Synthetic metabolic pathway for the production of 1-alkenes from lignin-derived molecules
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|Julkaisu||Microbial Cell Factories|
|DOI - pysyväislinkit|
|Tila||Julkaistu - 11 maaliskuuta 2019|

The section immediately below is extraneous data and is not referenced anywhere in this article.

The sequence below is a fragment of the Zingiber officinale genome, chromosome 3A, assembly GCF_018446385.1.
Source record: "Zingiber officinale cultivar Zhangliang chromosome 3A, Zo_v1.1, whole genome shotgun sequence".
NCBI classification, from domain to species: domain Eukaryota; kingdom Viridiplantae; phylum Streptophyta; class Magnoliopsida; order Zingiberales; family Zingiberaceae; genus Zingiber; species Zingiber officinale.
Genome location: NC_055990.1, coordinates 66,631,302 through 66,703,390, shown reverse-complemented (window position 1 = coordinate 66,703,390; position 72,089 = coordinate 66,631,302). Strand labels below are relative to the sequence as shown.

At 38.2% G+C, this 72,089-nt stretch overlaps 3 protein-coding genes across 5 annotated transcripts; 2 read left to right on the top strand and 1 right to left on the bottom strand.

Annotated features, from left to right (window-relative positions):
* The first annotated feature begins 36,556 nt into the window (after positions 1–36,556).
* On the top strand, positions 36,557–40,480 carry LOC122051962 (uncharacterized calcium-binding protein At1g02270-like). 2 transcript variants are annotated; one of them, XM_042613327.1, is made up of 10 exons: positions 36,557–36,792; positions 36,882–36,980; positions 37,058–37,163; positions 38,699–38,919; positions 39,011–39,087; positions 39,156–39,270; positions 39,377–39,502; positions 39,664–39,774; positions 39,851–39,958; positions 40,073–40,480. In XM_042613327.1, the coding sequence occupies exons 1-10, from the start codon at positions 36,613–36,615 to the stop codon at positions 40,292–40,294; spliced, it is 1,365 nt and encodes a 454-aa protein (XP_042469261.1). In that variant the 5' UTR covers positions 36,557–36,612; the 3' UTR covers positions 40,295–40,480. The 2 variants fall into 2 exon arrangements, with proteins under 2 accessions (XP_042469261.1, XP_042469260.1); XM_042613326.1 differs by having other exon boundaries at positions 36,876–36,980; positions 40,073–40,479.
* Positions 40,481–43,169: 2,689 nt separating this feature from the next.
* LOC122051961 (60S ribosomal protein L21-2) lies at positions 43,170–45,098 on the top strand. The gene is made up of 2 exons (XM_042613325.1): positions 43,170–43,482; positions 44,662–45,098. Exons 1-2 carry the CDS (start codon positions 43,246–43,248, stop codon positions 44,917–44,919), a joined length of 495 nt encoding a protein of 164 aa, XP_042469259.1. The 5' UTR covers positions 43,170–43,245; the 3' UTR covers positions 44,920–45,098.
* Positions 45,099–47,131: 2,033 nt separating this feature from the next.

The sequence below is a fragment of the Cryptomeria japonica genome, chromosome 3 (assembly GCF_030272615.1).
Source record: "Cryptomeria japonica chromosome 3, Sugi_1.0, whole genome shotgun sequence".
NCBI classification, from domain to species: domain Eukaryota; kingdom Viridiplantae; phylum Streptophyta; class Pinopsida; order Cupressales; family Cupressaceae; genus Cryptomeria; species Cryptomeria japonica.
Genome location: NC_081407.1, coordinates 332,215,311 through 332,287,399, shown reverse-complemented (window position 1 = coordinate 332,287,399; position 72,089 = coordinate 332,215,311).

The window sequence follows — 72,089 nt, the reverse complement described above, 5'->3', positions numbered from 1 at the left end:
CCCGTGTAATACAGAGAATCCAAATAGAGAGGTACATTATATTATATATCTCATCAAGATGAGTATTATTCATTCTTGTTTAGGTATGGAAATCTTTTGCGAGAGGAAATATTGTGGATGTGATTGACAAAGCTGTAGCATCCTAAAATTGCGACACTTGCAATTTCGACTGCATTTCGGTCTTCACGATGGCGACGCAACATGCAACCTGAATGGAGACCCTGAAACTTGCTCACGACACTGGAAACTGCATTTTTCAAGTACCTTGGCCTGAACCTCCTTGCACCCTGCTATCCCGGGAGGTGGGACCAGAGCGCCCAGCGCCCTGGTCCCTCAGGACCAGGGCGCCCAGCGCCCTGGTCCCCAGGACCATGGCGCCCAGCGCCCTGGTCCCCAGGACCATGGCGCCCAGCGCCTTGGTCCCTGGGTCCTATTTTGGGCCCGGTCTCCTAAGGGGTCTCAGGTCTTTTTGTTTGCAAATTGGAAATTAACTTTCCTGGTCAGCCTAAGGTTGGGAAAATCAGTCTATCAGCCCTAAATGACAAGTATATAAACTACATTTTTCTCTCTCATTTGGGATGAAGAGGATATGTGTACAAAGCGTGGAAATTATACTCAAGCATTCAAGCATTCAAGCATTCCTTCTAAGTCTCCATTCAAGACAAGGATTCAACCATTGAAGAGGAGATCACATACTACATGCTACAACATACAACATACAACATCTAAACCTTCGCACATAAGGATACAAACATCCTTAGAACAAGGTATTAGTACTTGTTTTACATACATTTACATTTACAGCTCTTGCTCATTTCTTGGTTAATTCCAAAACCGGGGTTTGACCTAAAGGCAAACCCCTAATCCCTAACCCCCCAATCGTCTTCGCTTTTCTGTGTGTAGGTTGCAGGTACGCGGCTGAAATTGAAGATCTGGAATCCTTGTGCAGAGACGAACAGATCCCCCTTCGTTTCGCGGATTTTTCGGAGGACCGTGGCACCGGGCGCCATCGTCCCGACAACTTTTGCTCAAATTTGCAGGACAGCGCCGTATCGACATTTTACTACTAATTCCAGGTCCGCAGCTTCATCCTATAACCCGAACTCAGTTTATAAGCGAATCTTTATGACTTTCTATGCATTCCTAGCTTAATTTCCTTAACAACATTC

Background: Integration of synthetic metabolic pathways to catabolically diverse chassis provides new opportunities for sustainable production. One attractive scenario is the use of abundant waste material to produce a readily collectable product, which can reduce the production costs. Towards that end, we established a cellular platform for the production of semivolatile medium-chain α-olefins from lignin-derived molecules: we constructed 1-undecene synthesis pathway in Acinetobacter baylyi ADP1 using ferulate, a lignin-derived model compound, as the sole carbon source for both cell growth and product synthesis. Results: In order to overcome the toxicity of ferulate, we first applied adaptive laboratory evolution to A. baylyi ADP1, resulting in a highly ferulate-tolerant strain. The adapted strain exhibited robust growth in 100 mM ferulate while the growth of the wild type strain was completely inhibited. Next, we expressed two heterologous enzymes in the wild type strain to confer 1-undecene production from glucose: a fatty acid decarboxylase UndA from Pseudomonas putida, and a thioesterase 'TesA from Escherichia coli. Finally, we constructed the 1-undecene synthesis pathway in the ferulate-tolerant strain. The engineered cells were able to produce biomass and 1-undecene solely from ferulate, and excreted the product directly to the culture headspace. Conclusions: In this study, we employed a bacterium Acinetobacter baylyi ADP1 to integrate a natural aromatics degrading pathway to a synthetic production route, allowing the upgradation of lignin derived molecules to value-added products. We developed a highly ferulate-tolerant strain and established the biosynthesis of an industrially relevant chemical, 1-undecene, solely from the lignin-derived model compound. This study reports the production of alkenes from lignin derived molecules for the first time and demonstrates the potential of lignin as a sustainable resource in the bio-based synthesis of valuable products.